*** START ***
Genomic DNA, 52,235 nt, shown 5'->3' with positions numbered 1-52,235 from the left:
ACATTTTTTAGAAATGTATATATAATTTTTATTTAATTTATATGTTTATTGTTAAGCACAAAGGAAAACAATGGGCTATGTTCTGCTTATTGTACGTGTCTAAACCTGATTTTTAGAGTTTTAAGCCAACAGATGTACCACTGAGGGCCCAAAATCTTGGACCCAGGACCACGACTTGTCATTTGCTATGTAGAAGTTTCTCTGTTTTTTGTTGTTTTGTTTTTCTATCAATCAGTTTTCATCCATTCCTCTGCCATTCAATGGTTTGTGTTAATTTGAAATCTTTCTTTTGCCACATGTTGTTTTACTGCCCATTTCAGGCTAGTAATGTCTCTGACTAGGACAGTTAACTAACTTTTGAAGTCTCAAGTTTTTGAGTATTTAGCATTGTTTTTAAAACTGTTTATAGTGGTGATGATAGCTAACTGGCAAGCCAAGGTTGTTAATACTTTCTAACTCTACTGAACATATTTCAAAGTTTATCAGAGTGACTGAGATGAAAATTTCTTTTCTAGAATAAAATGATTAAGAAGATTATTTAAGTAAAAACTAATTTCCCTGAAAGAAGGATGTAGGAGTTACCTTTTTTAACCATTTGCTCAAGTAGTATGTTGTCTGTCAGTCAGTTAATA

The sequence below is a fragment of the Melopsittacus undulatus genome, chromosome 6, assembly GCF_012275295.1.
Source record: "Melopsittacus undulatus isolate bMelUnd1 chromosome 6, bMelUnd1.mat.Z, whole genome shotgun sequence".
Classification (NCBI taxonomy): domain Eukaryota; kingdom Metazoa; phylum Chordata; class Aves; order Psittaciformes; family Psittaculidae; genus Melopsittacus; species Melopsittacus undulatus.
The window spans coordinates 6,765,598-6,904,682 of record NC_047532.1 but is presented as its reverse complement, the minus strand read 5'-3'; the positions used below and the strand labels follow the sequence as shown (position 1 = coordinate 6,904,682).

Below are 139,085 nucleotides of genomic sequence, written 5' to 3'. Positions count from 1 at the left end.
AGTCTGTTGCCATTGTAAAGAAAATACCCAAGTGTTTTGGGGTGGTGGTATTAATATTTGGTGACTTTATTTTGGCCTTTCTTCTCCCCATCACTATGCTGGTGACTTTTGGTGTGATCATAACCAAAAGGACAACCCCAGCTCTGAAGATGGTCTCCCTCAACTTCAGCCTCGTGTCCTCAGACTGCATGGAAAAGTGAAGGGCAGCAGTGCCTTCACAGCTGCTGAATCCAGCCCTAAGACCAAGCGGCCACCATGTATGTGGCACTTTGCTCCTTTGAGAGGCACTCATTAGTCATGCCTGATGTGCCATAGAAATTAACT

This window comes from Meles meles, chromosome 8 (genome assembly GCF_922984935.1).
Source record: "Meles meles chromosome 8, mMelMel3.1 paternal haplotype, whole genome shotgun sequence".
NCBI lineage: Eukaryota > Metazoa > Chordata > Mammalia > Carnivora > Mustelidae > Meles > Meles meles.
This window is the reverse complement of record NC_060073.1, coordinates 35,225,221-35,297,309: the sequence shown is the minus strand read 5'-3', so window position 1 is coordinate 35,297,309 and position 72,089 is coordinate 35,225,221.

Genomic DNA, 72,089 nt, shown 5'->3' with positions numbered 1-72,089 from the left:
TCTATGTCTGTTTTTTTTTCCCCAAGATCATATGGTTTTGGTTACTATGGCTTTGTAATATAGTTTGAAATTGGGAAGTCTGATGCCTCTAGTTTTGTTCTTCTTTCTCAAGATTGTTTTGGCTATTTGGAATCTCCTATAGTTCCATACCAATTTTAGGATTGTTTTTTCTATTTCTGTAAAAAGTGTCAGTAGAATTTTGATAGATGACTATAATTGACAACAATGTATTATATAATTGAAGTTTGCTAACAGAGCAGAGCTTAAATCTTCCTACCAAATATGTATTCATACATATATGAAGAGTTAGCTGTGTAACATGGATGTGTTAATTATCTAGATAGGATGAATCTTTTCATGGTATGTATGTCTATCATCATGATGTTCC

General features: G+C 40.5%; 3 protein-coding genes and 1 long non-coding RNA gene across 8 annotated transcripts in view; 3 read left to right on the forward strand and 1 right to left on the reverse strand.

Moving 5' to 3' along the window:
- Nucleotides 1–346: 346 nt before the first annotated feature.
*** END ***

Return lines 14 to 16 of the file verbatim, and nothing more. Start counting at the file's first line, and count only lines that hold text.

TCTATGTCTGTTTTTTTTTCCCCAAGATCATATGGTTTTGGTTACTATGGCTTTGTAATATAGTTTGAAATTGGGAAGTCTGATGCCTCTAGTTTTGTTCTTCTTTCTCAAGATTGTTTTGGCTATTTGGAATCTCCTATAGTTCCATACCAATTTTAGGATTGTTTTTTCTATTTCTGTAAAAAGTGTCAGTAGAATTTTGATAGATGACTATAATTGACAACAATGTATTATATAATTGAAGTTTGCTAACAGAGCAGAGCTTAAATCTTCCTACCAAATATGTATTCATACATATATGAAGAGTTAGCTGTGTAACATGGATGTGTTAATTATCTAGATAGGATGAATCTTTTCATGGTATGTATGTCTATCATCATGATGTTCC

General features: G+C 40.5%; 3 protein-coding genes and 1 long non-coding RNA gene across 8 annotated transcripts in view; 3 read left to right on the forward strand and 1 right to left on the reverse strand.

Moving 5' to 3' along the window: